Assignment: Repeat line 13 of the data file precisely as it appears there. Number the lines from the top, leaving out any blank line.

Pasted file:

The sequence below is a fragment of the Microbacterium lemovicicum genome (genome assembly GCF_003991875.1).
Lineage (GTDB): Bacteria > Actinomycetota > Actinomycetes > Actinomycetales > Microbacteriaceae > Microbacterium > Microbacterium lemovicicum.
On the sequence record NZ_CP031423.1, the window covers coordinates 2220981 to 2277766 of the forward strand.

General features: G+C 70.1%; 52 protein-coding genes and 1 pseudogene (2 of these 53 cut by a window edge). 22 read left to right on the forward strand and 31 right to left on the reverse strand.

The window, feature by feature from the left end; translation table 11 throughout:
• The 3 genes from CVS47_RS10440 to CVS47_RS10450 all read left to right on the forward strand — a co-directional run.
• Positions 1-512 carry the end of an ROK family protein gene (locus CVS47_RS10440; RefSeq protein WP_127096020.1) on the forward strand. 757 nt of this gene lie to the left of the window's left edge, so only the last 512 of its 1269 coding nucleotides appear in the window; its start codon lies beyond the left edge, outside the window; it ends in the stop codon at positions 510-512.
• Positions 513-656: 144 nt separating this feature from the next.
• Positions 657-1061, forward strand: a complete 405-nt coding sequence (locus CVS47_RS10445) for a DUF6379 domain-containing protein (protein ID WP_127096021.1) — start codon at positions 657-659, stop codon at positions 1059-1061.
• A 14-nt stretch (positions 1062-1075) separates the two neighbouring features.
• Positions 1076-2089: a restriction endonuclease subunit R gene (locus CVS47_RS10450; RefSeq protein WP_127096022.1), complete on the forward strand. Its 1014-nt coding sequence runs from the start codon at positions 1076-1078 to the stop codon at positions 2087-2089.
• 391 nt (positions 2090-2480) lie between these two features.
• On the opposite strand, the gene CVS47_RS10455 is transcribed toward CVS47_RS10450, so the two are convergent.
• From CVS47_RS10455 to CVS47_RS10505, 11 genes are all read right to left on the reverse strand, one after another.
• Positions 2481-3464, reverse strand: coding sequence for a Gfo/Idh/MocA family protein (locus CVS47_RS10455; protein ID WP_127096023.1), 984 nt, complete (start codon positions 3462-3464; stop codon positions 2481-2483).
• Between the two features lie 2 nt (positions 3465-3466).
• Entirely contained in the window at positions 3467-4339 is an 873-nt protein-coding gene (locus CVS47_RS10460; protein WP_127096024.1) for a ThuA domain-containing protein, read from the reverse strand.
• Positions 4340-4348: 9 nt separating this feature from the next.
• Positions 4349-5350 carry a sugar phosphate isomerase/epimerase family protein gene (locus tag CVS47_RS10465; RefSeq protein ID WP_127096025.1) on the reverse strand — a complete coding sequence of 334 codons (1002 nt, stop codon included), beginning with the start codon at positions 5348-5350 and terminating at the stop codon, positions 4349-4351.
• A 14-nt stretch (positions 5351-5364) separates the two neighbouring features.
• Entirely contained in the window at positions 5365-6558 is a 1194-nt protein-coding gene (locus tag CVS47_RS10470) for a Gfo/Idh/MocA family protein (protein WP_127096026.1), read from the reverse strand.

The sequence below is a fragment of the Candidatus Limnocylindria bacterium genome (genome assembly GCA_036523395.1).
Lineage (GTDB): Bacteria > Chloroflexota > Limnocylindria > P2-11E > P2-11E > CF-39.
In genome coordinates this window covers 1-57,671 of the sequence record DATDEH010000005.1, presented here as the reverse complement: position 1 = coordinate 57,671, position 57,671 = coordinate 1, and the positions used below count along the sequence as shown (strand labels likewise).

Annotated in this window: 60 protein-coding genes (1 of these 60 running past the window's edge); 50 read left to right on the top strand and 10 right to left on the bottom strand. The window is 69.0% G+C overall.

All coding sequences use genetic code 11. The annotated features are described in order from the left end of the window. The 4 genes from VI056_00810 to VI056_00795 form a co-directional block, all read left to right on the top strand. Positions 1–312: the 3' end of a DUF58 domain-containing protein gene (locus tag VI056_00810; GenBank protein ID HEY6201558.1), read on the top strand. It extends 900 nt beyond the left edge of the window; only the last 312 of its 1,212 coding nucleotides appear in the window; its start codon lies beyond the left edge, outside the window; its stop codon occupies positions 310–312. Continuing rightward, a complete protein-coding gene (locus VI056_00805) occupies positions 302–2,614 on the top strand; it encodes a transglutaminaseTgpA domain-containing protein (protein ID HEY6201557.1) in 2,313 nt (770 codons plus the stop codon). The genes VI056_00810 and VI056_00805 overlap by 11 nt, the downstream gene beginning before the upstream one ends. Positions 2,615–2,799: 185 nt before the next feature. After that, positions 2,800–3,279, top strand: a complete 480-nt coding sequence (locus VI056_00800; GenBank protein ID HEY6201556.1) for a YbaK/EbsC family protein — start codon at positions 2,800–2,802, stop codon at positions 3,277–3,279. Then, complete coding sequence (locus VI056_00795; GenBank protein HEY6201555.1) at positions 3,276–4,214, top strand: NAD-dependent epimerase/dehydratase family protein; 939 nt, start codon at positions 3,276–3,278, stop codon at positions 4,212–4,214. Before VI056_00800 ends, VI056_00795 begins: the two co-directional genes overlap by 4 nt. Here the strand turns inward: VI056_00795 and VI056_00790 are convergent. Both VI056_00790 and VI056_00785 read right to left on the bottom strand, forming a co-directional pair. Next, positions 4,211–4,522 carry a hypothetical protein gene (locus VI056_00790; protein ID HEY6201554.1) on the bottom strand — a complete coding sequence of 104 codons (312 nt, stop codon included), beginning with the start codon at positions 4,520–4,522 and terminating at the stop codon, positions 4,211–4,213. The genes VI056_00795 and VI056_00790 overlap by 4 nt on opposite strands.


• On the opposite strand, the gene CVS47_RS10455 is transcribed toward CVS47_RS10450, so the two are convergent.